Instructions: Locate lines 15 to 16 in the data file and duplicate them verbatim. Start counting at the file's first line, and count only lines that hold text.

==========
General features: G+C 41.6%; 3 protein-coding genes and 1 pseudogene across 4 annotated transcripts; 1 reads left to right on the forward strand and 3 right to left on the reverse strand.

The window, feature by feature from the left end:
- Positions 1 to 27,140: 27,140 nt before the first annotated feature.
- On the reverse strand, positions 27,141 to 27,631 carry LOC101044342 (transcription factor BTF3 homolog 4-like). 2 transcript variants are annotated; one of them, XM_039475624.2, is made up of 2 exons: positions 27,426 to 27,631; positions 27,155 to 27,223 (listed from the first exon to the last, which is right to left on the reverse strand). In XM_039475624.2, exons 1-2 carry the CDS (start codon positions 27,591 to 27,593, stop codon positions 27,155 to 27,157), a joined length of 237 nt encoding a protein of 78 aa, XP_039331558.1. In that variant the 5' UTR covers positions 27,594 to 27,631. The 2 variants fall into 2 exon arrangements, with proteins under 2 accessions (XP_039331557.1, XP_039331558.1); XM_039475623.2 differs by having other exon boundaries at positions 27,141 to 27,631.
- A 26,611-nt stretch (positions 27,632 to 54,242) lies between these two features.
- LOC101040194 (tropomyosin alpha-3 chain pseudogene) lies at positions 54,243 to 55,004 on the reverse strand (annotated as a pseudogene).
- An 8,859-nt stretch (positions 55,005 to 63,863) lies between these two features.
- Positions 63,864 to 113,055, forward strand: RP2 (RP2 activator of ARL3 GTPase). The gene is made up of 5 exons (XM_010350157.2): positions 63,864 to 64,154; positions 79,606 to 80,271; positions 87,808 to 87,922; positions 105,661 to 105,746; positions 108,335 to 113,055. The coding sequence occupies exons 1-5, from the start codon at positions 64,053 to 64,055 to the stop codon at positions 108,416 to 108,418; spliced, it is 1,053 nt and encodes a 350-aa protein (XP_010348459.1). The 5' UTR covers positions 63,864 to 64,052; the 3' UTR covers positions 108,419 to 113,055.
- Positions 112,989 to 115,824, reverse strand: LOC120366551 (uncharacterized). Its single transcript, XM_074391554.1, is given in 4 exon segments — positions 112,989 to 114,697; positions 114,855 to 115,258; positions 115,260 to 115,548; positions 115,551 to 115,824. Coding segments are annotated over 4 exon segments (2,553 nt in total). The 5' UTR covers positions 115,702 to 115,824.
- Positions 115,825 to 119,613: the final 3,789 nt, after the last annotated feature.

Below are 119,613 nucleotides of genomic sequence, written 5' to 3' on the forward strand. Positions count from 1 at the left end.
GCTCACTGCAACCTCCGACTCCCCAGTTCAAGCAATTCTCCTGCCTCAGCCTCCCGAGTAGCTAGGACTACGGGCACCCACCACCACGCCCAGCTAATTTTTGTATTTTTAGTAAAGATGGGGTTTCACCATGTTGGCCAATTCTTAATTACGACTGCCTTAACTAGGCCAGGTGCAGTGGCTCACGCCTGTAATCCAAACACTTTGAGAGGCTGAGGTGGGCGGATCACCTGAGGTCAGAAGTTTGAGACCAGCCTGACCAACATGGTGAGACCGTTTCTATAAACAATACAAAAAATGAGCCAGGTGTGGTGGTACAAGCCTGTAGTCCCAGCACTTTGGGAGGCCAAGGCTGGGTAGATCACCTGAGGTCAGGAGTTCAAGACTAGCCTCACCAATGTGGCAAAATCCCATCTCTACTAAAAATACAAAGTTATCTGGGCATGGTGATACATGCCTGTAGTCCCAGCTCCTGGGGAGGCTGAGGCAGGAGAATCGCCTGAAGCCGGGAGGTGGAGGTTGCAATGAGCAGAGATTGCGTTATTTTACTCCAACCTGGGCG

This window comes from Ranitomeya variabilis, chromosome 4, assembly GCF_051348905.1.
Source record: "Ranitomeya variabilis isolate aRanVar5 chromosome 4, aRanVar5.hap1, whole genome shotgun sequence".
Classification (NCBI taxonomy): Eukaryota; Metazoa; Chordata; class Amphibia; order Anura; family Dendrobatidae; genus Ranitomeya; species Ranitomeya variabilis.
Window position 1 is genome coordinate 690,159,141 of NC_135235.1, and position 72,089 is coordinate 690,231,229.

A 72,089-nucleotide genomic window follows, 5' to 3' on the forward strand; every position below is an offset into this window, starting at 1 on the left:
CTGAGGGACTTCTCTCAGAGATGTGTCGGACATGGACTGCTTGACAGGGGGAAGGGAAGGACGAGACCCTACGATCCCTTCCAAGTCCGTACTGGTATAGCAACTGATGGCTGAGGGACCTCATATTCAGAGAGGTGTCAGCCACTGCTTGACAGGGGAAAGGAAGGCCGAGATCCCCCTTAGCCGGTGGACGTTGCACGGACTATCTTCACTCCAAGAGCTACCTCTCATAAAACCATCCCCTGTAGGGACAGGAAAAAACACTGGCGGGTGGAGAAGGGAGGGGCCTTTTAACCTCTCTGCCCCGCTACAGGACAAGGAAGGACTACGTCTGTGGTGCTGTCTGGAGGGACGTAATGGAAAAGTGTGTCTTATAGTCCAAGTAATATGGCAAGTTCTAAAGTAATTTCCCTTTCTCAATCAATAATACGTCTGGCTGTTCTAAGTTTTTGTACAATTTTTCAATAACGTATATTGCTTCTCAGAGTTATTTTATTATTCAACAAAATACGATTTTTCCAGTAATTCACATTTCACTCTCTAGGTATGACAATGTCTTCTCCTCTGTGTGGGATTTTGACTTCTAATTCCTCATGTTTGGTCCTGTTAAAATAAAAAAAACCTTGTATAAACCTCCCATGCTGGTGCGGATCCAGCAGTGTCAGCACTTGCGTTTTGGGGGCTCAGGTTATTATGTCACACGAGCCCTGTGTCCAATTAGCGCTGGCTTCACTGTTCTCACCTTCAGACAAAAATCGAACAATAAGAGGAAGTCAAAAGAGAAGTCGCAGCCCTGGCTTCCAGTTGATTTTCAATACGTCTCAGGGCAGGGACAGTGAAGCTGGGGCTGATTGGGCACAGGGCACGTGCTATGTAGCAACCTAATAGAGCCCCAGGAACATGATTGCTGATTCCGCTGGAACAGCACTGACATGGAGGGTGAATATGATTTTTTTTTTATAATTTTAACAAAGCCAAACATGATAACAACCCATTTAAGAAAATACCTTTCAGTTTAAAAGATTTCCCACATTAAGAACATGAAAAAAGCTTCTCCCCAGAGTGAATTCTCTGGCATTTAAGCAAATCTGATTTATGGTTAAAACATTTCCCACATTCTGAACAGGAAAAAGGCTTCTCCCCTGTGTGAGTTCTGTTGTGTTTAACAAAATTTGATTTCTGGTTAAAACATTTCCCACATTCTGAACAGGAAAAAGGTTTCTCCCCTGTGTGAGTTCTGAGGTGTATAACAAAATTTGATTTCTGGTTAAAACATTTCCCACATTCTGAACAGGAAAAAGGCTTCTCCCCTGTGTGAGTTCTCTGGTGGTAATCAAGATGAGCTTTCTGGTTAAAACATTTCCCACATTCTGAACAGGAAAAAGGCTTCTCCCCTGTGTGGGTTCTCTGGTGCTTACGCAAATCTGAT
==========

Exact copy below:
Classification (NCBI taxonomy): Eukaryota; Metazoa; Chordata; class Amphibia; order Anura; family Dendrobatidae; genus Ranitomeya; species Ranitomeya variabilis.
Window position 1 is genome coordinate 690,159,141 of NC_135235.1, and position 72,089 is coordinate 690,231,229.